Nothing is more comforting than clean, warm, and comfy bedding after a hard day’s work. Nonetheless, bedding can become a nightmare if bed bugs make a home in them. The thought of these bugs in your home is enough to cause sleepless nights.
Scientific research shows sleep deprivation can cause serious health problems like diabetes and blood pressure. This post guides you to detect and remove bed bugs on bedding, guaranteeing a good night’s sleep.
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Can bed bugs get in bedding?
Bed bugs often get into bedding compared to anything else. These bugs habitually feed at night, making your bed and bedding the best hiding spots. Dirty bedding is more likely to get bed bugs compared to clean ones. This is because soiled bedding gives off the scent of a potential host, thus attracting bed bugs.
Blankets and other beddings are bed bugs’ favorite spots because they offer protection. Bed bugs hide from the light, meaning the undersides of your bedding are perfect because they’re often unexposed to it. Your bedding also has several openings that allow bed bugs to hide easily.
If your comforter has a cover, bed bugs will likely enter your bedding through buttons and openings. A basic blanket with a single layer of fabric is less likely to harbor bed bugs. Some of the classic pieces of bedding that get bed bugs when you have an infestation are:
Common ways bed bugs get into bedding
Bed bugs come into your home by hitchhiking on your belongings. Bed bugs are great hitchhikers, and they are everywhere, including offices, hotels, movie theatres, Airbnbs, and public transportation. Once they enter your home, keeping them off your bedding is impossible.
Bed bugs don’t often get into your bedding by crawling because their range of motion is limited to a 20-foot radius. They will store away on clothing you put on your bed or in areas around it. Some of the common ways bed bugs get into your home and bedding include:
- When you buy used pieces of bedding and bring them home without treatment
- If a friend lends you a blanket, comforter, or duvet, and you take it home to your bed
- If somebody takes a piece of your bedding to their home and brings it back after using it.
Point to note: The best way to prevent bed bugs is to treat any bedding before you use it.
Signs of bed bugs in bedding
Bed bugs are about the size of an apple seed and are visible to the naked eye if they are out in the open. Nonetheless, bed bugs rarely come out into the open, meaning looking for signs of bed bugs is best. It is best to thoroughly search for living bed bugs if you suspect you have bed bugs in your bedding. Here are some of the characters that you should look for:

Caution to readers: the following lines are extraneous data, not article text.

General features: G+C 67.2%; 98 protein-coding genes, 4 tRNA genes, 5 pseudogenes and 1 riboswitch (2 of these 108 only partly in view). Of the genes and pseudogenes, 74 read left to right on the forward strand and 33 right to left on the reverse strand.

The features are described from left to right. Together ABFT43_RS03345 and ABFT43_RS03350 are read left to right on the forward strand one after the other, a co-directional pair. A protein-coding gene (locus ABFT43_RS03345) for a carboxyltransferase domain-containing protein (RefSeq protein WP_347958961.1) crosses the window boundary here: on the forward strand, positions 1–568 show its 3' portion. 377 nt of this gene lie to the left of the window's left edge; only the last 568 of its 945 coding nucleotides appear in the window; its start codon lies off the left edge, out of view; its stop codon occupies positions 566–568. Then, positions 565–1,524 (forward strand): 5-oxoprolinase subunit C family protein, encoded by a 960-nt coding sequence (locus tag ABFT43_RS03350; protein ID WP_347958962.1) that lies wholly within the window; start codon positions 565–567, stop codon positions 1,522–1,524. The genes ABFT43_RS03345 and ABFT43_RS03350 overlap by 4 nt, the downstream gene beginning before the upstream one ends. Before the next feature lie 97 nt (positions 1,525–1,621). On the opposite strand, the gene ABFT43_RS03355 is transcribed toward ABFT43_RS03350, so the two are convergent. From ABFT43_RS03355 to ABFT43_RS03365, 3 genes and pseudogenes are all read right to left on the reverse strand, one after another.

Bed bug bites
Bed bugs leave marks on your skin when they bite because of the body’s natural response to compounds in their saliva. Bed bug bites resemble bites from common insects, but unlike most, they appear in distinct patterns. You should learn to differentiate bed bug bites on your skin from other bites and skin conditions.
Bed bug statistics also suggest that most people do not experience bite marks. Some people get colossal bite marks accompanied by itching, while others do not get any symptoms due to genetic differences. It is best to keep looking for other signs of bed bugs because no bite marks do not mean you don’t have them.
A bed bug creates a tiny hole in your skin when it bites, but some blood can still come out. You will notice a small amount of blood on your shits, especially white ones. The more likely reason to find blood stains on your bedding is when you squish a bed bug right after it feeds. You can unknowingly squish a bed bug as you toss and turn deep in your sleep. Therefore, it is wise to check everywhere for bed bug remains if you wake up and notice some blood stains on your sheets.
Bed bug feces
Bed bugs feed on blood and excrete like any other insect or animal. Bed bug feces are black and sticky because blood contains iron. When they first pass, the excrements are ordinary liquid droplets, but with time, they dry and turn into tiny dark spots. You will often find these spots on your bed and other furniture. Many dark spots point to a more extensive infestation that needs immediate treatment.
Bed bug exoskeletons
Bed bugs shade their exoskeletons as they grow from one nymph stage to another. You will find these exoskeletons in common hiding spots if you have a bed bug problem.
Using an Ultraviolet flashlight when searching for bed bugs is advisable because their exoskeletons emit a blue light when subjected to UV rays.
Bed bug eggs